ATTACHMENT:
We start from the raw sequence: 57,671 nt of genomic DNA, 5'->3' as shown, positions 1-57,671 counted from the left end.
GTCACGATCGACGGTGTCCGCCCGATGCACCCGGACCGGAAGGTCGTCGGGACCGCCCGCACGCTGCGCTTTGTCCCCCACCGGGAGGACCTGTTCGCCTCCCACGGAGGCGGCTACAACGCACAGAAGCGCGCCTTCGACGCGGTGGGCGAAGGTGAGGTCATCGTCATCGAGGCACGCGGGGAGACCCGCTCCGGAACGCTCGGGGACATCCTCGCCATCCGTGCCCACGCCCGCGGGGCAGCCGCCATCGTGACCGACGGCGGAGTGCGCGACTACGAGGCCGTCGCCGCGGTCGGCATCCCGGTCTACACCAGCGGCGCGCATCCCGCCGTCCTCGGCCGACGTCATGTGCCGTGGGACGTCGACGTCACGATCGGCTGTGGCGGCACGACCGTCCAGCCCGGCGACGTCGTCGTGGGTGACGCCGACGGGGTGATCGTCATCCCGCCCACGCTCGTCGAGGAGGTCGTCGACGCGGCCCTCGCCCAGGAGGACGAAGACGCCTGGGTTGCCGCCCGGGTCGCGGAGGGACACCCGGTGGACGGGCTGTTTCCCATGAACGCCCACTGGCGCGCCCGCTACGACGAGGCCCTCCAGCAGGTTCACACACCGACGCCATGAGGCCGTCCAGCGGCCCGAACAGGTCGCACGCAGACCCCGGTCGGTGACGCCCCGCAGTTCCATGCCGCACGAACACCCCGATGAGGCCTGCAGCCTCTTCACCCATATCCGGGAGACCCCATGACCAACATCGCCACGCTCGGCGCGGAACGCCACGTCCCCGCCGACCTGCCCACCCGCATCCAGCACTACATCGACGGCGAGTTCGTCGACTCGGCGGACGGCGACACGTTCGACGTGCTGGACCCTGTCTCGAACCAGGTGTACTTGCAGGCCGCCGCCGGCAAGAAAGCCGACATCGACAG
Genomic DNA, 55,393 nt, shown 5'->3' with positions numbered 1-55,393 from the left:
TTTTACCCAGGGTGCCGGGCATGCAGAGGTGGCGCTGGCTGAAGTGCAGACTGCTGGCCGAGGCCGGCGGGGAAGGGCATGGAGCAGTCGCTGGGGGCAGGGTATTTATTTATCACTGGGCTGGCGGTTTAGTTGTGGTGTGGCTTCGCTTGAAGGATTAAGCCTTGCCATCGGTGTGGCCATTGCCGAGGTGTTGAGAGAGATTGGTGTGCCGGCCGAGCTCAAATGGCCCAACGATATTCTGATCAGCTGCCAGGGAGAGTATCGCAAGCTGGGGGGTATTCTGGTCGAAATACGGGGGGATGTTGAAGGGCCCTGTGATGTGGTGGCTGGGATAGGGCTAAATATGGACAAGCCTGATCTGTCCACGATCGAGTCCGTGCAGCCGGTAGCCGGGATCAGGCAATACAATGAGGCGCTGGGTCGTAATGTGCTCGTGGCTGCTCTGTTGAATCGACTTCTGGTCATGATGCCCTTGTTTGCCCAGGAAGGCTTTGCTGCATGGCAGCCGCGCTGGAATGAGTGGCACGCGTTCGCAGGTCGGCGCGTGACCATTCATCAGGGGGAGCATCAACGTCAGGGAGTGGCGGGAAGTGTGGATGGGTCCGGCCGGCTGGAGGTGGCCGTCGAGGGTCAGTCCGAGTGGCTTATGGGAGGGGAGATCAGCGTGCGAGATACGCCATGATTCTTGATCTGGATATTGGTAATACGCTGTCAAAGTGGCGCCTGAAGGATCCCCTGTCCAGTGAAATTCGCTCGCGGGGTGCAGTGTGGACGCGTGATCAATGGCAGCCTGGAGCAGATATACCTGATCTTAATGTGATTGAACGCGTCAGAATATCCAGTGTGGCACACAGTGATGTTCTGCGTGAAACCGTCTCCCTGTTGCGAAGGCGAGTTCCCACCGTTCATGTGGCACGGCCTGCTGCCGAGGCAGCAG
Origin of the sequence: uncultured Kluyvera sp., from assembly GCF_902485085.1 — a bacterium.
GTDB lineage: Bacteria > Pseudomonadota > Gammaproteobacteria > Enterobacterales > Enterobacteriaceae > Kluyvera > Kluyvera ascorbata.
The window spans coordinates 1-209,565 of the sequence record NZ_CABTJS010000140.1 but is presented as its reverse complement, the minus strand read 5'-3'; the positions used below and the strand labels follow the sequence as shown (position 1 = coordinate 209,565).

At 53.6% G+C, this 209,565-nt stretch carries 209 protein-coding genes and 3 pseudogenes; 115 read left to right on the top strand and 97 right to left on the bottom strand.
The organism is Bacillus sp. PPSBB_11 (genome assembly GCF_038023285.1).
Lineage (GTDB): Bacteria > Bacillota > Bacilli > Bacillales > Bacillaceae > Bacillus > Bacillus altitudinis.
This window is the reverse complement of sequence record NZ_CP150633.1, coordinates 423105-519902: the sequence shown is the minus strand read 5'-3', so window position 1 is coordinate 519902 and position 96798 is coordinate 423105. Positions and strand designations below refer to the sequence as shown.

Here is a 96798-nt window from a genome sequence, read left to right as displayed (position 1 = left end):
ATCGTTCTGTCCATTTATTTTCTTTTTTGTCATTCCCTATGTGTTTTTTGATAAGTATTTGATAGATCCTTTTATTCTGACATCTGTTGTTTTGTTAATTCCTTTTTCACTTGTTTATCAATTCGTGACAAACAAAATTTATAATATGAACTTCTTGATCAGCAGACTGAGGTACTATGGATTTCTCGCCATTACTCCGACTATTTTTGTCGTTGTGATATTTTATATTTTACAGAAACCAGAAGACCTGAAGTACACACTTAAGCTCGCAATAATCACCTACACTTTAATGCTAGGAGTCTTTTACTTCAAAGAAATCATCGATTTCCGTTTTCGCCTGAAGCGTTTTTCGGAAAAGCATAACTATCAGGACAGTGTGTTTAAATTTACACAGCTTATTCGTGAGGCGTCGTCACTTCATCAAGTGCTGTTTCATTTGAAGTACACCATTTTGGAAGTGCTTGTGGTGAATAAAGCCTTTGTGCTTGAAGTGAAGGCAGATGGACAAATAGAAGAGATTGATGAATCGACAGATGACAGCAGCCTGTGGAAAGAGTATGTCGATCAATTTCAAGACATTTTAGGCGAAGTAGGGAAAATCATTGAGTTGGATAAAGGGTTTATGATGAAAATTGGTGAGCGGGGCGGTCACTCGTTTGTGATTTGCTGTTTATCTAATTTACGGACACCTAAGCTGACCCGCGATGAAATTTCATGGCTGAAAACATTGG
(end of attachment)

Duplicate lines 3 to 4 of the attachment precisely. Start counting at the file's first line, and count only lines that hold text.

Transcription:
Genomic DNA, 55,393 nt, shown 5'->3' with positions numbered 1-55,393 from the left:
TTTTACCCAGGGTGCCGGGCATGCAGAGGTGGCGCTGGCTGAAGTGCAGACTGCTGGCCGAGGCCGGCGGGGAAGGGCATGGAGCAGTCGCTGGGGGCAGGGTATTTATTTATCACTGGGCTGGCGGTTTAGTTGTGGTGTGGCTTCGCTTGAAGGATTAAGCCTTGCCATCGGTGTGGCCATTGCCGAGGTGTTGAGAGAGATTGGTGTGCCGGCCGAGCTCAAATGGCCCAACGATATTCTGATCAGCTGCCAGGGAGAGTATCGCAAGCTGGGGGGTATTCTGGTCGAAATACGGGGGGATGTTGAAGGGCCCTGTGATGTGGTGGCTGGGATAGGGCTAAATATGGACAAGCCTGATCTGTCCACGATCGAGTCCGTGCAGCCGGTAGCCGGGATCAGGCAATACAATGAGGCGCTGGGTCGTAATGTGCTCGTGGCTGCTCTGTTGAATCGACTTCTGGTCATGATGCCCTTGTTTGCCCAGGAAGGCTTTGCTGCATGGCAGCCGCGCTGGAATGAGTGGCACGCGTTCGCAGGTCGGCGCGTGACCATTCATCAGGGGGAGCATCAACGTCAGGGAGTGGCGGGAAGTGTGGATGGGTCCGGCCGGCTGGAGGTGGCCGTCGAGGGTCAGTCCGAGTGGCTTATGGGAGGGGAGATCAGCGTGCGAGATACGCCATGATTCTTGATCTGGATATTGGTAATACGCTGTCAAAGTGGCGCCTGAAGGATCCCCTGTCCAGTGAAATTCGCTCGCGGGGTGCAGTGTGGACGCGTGATCAATGGCAGCCTGGAGCAGATATACCTGATCTTAATGTGATTGAACGCGTCAGAATATCCAGTGTGGCACACAGTGATGTTCTGCGTGAAACCGTCTCCCTGTTGCGAAGGCGAGTTCCCACCGTTCATGTGGCACGGCCTGCTGCCGAGGCAGCAG